iPad Pro Might Replace The MacBook Air

When Apple announced the new MacBook Pro with Retina Display this October, they nearly cannibalized the sales of the MacBook Air. Previously you had to shell out $1500 for a rMBP, but this year Apple slashed the price of the base model to just $1300, which is only $200 more than a base 13-inch MacBook Air. Previously we heard a rumour about an iPad Pro, which is a large screen tablet that Apple was reported to release next year. According to this latest rumour, this upcoming iPad Pro may replace the 11-inch MacBook Air.

The expected screen size of the iPad Pro is somewhere between 11 and 13-inch. As a comparison the current iPad Air comes with a 9.7-inch display. That’s a substantial increase in size for the iPad Pro. And considering that a base level iPad Air retails for $500, we have to wonder what a much larger, much more powerful iPad Pro will cost. It may well reach the $999 price tag of an 11-inch MacBook Air, or even surpass it depending on storage.

While an iPad and a MacBook are two entirely different products, the report claims that the 11-inch laptop may get the axe. We’re still a year away from an iPad event and all we can do is speculate at this point. But what is becoming more and more certain is that a bigger iPad Pro is definitely coming. Whether it is to replace something in Apple’s lineup or not remains to be seen.

Thank you ChipLoco for providing us with this information
Image courtesy of ChipLoco

Apple iPad 5 and iPad mini 2 Will Be Available In Champagne Trim

Apparently, silver and Space Gray aren’t the only two trims the iPad 5 will come in. The insane popularity of the Champagne trim on iPhone 5S forced Apple to make a last-minute change to its product stack. The company is mulling one for its upcoming 9.7-incher.

The Champagne iPad 5 and iPad mini 2 features the same shade of gold as the central portion of the Champagne iPhone 5S, since the iPad 5 doesn’t feature a two-tone back. The matching front bezel is likely to be white, just like on the iPhone 5S.

According to previously leaked news, the iPad 5 will adopt a similar narrow frame design, same processor and camera as on the previous generations, a 9.7-inch IGZO panel, support for stereo speakers, weight and thickness will be reduced, and may be equipped with fingerprint recognition. The iPad mini 2’s shape will have the same design, but the processor and camera will be improved, it may support fingerprint identification, but may not be equipped with a Retian screen.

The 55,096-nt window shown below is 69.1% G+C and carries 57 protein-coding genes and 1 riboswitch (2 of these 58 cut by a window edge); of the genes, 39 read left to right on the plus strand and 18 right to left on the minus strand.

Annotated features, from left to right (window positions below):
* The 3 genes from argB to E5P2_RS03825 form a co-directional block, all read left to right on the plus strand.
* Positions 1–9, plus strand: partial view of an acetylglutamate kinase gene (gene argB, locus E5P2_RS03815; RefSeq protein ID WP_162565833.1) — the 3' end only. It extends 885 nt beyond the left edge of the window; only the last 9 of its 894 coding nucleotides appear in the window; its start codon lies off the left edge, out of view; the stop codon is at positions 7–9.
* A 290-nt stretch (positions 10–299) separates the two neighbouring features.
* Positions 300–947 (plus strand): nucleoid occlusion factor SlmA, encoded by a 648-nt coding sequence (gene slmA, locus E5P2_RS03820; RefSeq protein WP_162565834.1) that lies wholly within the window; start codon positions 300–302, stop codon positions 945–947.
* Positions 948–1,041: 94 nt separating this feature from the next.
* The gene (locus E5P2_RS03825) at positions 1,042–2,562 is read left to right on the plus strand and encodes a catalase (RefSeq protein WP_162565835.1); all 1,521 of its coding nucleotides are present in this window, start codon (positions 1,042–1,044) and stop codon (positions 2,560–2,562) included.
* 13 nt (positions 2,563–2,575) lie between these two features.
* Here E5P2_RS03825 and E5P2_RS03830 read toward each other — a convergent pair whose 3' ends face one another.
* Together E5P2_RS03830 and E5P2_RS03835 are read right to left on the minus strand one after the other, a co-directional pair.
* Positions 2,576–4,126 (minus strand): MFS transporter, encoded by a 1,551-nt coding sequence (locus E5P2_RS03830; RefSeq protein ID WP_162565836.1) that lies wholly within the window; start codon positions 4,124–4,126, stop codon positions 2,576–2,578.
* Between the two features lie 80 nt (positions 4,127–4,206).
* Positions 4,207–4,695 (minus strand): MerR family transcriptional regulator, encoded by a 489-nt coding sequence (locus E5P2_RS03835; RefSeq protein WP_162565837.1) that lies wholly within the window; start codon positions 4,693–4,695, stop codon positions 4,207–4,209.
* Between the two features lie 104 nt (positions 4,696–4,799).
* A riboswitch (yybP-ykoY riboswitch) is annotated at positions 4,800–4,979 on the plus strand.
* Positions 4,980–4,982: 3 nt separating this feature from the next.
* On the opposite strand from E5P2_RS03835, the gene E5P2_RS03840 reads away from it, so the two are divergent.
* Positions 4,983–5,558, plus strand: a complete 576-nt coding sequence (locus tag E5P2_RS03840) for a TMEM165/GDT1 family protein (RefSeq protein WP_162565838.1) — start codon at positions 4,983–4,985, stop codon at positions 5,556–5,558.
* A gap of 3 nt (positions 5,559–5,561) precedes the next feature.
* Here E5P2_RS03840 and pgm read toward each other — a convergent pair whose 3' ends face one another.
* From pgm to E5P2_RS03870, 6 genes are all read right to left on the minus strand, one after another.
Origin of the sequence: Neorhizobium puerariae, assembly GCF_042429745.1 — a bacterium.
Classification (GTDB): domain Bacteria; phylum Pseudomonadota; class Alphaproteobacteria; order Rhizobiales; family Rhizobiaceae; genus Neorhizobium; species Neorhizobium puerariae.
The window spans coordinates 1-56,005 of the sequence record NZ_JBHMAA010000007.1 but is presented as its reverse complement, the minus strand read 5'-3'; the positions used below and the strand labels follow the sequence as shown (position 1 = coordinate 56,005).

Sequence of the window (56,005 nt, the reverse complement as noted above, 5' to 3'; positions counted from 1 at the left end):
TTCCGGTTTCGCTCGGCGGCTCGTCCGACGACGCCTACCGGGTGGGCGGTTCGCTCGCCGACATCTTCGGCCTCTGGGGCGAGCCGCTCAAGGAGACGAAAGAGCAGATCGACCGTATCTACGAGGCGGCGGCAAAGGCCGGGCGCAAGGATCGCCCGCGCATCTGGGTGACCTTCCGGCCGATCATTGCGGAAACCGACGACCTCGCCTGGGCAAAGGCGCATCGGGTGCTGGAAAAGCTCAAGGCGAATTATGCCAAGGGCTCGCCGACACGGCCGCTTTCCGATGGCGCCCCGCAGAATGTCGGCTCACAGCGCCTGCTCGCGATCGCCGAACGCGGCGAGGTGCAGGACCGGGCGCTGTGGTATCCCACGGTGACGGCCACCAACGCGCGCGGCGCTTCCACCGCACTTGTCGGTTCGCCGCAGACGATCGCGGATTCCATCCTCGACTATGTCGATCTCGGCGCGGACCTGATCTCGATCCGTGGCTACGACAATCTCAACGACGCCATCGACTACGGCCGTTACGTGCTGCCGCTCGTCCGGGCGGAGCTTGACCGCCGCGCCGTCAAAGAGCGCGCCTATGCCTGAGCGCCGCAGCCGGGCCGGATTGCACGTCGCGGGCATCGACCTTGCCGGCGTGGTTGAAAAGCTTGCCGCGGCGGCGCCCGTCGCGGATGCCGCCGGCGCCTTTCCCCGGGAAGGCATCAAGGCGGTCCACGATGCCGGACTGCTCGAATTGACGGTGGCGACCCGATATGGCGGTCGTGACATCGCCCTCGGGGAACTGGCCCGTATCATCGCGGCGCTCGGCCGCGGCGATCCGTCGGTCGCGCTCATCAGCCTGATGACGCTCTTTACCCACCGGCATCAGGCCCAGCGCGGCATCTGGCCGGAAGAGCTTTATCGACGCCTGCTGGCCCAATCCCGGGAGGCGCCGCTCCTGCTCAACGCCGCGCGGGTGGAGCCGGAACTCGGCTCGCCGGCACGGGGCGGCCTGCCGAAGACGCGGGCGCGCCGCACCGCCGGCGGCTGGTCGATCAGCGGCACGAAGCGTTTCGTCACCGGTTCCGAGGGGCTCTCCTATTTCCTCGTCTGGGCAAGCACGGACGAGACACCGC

Chinese publication CTechCN posted these pictures of what it claims to be the Champagne iPad 5 and iPad mini 2. The pictures look plausible to us although we won’t bet our gold on it.

Thank you NextPowerUp and CTechCN for providing us with this information.

Images courtesy of CTechCN.

Higher-res iPad 6 In The Works According To KGI

Those of you who were eagerly anticipating the upcoming iPad 5 should consider shifting perspective and looking into the not-so-near future, at the iPad 6. KGI Securities analyst Ming-Chi Kuo is talking iPad 6 which he anticipates that will be a 9.7-inch iPad with a pixel density that exceeds today’s iPad by 30 percent to 40 percent.

That’s considerable, as the iPad 4 already has a pretty high pixel density of 264 pixels per inch. The iPad 5 is expected to maintain that pixel density but be thinner and lighter. The Ultra-High resolution iPad would appear in mid-2014.

He does not expect, however, a large 12.9-inch iPad: “Contrary to speculation that next year’s iPad next year may come in a 12-inch form, or larger, we think it will not change from the current 9.7-inch format as we think a 12-inch iPad would not provide a good mobility experience given today’s technology limitations,” he predicted.

Whether that speculation about the non-appearance of a large iPad is borne out, remains to be seen as there has been a lot of supply chain chatter about a large iPad. Kuo also expects Apple to announce an iPad Mini Retina at Apple’s media event later this month.

Thank you Cnet for providing us with this information.

Image courtesy of Cnet.